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Welcome to 2 minute neuroscience, where I simplistically explain neuroscience topics
in 2 minutes or less.
In this installment I will discuss the cerebellum.
Cerebellum is Latin for “little brain,” and the cerebellum does look like miniature
version of the brain as it protrudes from under the posterior and inferior region of
the cerebral cortex.
Although the cerebellum has many functions, it is primarily associated with movement.
Specifically, it seems to be involved with facilitating movement by detecting errors
that occur in the course of a movement and correcting them, so the movement appears fluid
and achieves its intended goal.
The cerebellum is also involved with motor learning to reduce the likelihood errors in
movement will occur again in the future.
The cerebellum consists of two cerebellar hemispheres and can be divided into 3 parts.
The cerebrocerebellum receives input from the cerebral cortex and is involved with planning
and initiating movements.
The spinocerebellum receives information about limb position and touch and pressure sensations
from the spinal cord.
The spinocerebellum uses this information, for example, to compare where a limb is in
space with where it should be if the movement were going as planned.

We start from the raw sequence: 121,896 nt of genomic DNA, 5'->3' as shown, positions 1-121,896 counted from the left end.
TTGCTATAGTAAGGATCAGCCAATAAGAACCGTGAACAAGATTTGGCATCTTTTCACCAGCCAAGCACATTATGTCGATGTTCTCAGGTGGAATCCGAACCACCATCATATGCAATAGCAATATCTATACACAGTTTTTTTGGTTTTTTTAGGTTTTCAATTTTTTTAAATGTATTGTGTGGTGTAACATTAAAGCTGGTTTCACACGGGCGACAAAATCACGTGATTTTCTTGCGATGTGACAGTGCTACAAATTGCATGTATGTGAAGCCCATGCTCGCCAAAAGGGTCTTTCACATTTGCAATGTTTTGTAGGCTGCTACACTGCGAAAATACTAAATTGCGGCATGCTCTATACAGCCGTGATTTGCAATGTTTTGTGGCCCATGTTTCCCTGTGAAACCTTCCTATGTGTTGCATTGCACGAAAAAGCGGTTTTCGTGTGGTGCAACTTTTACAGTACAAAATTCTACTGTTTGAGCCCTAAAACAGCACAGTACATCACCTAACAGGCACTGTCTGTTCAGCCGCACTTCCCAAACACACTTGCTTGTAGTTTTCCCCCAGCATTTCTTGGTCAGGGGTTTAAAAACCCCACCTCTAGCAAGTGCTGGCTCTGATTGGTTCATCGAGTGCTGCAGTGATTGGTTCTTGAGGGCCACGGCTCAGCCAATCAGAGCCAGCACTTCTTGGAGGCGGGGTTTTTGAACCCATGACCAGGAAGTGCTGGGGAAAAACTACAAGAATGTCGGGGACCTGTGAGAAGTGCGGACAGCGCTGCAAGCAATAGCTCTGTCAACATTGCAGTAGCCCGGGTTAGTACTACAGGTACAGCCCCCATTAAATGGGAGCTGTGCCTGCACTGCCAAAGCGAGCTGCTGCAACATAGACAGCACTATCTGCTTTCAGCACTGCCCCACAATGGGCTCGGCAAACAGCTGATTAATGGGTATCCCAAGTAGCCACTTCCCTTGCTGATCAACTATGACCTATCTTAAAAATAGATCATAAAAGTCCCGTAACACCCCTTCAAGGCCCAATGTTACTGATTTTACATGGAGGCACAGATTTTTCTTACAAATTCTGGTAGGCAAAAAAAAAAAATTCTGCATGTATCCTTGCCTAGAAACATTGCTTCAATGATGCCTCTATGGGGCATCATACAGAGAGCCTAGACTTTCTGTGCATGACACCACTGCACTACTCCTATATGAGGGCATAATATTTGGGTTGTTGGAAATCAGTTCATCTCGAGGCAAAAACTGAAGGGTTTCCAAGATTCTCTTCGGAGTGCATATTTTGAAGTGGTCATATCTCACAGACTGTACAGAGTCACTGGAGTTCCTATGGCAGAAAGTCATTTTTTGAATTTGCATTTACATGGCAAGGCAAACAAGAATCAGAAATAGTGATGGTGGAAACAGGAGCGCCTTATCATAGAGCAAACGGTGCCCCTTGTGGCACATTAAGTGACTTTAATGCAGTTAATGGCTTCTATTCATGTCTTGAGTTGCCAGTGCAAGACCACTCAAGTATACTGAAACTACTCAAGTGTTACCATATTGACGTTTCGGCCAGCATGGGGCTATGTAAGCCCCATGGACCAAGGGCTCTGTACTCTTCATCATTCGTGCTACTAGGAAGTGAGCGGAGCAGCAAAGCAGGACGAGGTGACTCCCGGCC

If there is a discrepancy, the spinocerebellum can modify motor signals to correct any errors
in the movement.
The vermis is the area of the spinocerebellum that runs along the midline of the cerebellum;
it is involved with posture, limb movement, and eye movements.
The vestibulocerebellum, also called the flocculonodular lobe, is important to maintaining equilibrium,
balance, and posture.
The cerebellum communicates with the rest of the nervous system through three large
pathways called the cerebellar peduncles, which include the superior, middle and inferior
cerebellar peduncles.
When information is sent to the cerebellum, it takes an indirect path to reach extensively
branched cells called Purkinje cells.
These cells then project to a group of nuclei in the center of the cerebellum called the
deep cerebellar nuclei.
The deep cerebellar nuclei send the information to various areas in the brainstem and thalamus
that then can influence motor areas of the cortex or descending motor tracts to modify
movements.